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Fig 3. Long-term treatment with rapamycin inhibited the growth of body weight and immune organs in young rats.

Rats of 2 weeks of age were administrated different doses of rapamycin for 4 weeks. A. Body weight monitoring demonstrated that treatment with rapamycin at 1.0 and 3.0 mg/kg decreased body weight significantly as compared to control rats 3 weeks after treatment. B. Rats were sacrificed after 4 weeks of treatment and the ratio of spleen to body weight was calculated. Rats treated with 1.0 and 3.0 mg/kg exhibited the ratio decrease. C. Rats were sacrificed after 4 weeks of treatment and the ratio of thymus to body weight was calculated. A decreased ratio was also found in rats treated with 1.0 and 3.0 mg/kg rapamycin. *p<0.05; **p<0.01 compared to control group. n = 15 rats/ group.

https://doi.org/10.1371/journal.pone.0135256.g003

As rapamycin is widely used in patients as an immunosuppressant drug, it is reasonable to consider whether long term administration of rapamycin had any effect on immune organs. Thus, we measured the weight of spleen and thymus after 4 weeks treatment and calculated the ratio of spleen and thymus to body weight. Compared with the control group, no inhibitory effect was found in 0.3 mg/kg rapamycin treated groups. However, both ratios were significantly decreased in 1.0 and 3.0 mg/kg rapamycin treated groups, suggesting potential inhibition of rapamycin on immune system in young rats even at relatively low dosage (Fig 3B and 3C).

Effect of long term treatment of rapamycin on cognitive functions in young rats

Since mTOR signaling pathway is involved in synaptogenesis, another possible side effect of rapamycin may be its impact on cognitive function. Morris water maze and Y maze in rats were conducted after 4 weeks treatment with rapamycin. Consistent with the previous results, rats treated with 0.3 mg/kg rapamycin did not exhibited obvious cognitive impairment. However, rats treated with 1.0 and 3.0 mg/kg had obvious prolonged escape latency and swimming length in Morris water maze (Fig 4).

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Fig 4. Long-term treatment with rapamycin affects spatial learning.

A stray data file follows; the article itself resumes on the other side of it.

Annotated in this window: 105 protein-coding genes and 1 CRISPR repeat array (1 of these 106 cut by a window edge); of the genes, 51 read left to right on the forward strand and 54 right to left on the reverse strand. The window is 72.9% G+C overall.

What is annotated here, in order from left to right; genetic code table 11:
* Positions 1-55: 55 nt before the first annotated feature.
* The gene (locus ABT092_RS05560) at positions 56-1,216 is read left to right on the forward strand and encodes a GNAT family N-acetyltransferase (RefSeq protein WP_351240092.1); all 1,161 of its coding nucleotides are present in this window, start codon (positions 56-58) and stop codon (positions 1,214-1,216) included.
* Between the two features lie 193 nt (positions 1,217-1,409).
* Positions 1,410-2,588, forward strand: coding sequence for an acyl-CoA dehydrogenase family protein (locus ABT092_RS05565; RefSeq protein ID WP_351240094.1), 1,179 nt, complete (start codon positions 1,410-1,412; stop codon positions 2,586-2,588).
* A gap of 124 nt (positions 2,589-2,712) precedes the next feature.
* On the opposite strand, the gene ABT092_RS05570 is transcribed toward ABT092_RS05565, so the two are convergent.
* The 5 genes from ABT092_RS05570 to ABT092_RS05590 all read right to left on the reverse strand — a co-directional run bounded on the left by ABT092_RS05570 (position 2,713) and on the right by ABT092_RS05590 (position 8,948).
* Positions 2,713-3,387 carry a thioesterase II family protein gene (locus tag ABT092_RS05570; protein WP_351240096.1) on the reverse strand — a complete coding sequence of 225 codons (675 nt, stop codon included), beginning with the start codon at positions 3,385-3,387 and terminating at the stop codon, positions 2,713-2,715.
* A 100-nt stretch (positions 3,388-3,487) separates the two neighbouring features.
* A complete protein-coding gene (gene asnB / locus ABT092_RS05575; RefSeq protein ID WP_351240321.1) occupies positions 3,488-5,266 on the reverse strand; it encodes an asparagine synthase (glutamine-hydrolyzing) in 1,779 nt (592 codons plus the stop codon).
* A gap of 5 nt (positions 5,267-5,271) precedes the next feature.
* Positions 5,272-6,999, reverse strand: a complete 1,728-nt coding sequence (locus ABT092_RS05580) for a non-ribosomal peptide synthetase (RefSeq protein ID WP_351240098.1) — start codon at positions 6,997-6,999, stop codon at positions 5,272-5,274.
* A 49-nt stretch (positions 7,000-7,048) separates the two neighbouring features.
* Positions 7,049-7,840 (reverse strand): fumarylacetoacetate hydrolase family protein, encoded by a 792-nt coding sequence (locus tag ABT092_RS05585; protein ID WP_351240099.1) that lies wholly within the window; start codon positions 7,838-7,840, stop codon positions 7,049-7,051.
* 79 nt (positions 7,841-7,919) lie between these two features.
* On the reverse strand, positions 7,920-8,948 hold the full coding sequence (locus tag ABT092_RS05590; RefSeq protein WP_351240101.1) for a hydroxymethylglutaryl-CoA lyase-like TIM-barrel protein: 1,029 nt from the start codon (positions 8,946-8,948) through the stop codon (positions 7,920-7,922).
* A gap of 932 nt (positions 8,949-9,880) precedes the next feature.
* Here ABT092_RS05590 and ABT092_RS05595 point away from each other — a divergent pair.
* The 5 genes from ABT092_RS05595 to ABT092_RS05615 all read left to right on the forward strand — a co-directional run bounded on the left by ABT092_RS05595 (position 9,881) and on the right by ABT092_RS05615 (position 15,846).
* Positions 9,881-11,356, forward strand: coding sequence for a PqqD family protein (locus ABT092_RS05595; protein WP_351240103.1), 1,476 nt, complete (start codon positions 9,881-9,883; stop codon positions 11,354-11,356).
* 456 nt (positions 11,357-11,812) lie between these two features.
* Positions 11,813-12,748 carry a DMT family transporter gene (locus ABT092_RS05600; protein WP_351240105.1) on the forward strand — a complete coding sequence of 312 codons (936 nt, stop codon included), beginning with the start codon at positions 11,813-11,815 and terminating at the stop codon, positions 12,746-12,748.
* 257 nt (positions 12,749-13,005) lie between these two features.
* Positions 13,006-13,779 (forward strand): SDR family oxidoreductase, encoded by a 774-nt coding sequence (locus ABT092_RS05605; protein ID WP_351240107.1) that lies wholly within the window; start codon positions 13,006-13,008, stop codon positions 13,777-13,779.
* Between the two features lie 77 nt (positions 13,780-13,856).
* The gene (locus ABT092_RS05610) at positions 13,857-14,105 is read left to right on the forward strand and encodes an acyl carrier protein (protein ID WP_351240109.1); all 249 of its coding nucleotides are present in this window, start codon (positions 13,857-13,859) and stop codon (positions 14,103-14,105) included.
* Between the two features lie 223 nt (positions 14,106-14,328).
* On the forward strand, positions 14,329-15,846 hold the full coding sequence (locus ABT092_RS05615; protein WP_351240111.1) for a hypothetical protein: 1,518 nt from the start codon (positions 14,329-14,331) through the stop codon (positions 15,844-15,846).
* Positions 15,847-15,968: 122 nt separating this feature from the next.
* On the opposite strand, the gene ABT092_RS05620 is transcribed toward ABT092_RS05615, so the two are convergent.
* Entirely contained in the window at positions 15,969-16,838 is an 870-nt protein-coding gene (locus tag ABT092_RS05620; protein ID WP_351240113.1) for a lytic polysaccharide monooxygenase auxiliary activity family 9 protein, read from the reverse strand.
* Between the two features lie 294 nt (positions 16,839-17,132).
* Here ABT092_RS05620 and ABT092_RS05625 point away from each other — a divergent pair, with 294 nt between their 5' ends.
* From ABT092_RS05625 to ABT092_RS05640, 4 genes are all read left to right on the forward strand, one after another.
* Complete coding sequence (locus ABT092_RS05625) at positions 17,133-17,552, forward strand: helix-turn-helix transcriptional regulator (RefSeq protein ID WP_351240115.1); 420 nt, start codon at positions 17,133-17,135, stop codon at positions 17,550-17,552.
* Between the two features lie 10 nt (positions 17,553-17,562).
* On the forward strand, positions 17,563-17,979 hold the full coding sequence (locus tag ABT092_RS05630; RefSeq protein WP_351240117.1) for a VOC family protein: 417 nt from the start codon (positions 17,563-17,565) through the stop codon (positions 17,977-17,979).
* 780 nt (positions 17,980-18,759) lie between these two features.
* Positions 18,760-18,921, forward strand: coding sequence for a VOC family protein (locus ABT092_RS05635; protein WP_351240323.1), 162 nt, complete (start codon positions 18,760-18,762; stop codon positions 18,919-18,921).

Rats of 2 weeks of age were administrated different doses of rapamycin for 4 weeks and subjected to Morris water maze experiment. A. Rats injected with 1.0 and 3.0 mg/kg rapamycin had prolonged escape latency during training days 3 and 4. Rapamycin-treated rats at the dose of 1.0 and 3.0 mg/kg resulted in significant increase in escape latency (B) and swimming length (C) and decrease in number of crossing the target (D) on the 5th day. *p<0.05 compared to control group. n = 15 rats/ group.

https://doi.org/10.1371/journal.pone.0135256.g004

Similar results were also found with Y maze testing. A significant difference in the percentage of correct was only noticed in 3.0 mg/kg rapamycin-treated rats during the training and 5th day, however, both 1.0 and 3.0 mg/kg rapamycin-treated rats exhibited increased latency to the safe area and decreased percentage of active escape, which the rats ran before the electric shock (Fig 5).

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Fig 5. Long-term treatment with rapamycin results in cognitive impairment.

Rats of 2 weeks of age were administrated different doses of rapamycin for 4 weeks and subjected to Y maze experiment after Morris water maze. A. The percentage of correct times during the training. It was only decreased in rats treated with 3.0 mg/kg rapamycin on the 3rd and 4th day. B. The percentage of correct times on the 5th day. C. The average latency to the safe area was markedly increased in 1.0 and 3.0 mg/kg rapamycin-treated rats. D. The percentage of active escape before electric shock was significantly decreased in 1.0 and 3.0 mg/kg rapamycin-treated rats. *p<0.05 compared to control group. n = 15 rats/ group.

https://doi.org/10.1371/journal.pone.0135256.g005

Long term treatment of rapamycin resulted in anxiety in young rats

In open field experiments, the number of crossing, rearing, fecal pellets and retention time in the central area were analyzed and summarized in Fig 6. No change of number of rearing was noticed in all groups. Rats treated with 1.0 and 3.0 mg/kg rapamycin exhibited decreased number of crossings, increased number fecal pellets and retention time. These results suggested that long term treatment of rapamycin resulted in increased anxious behavior in young rats.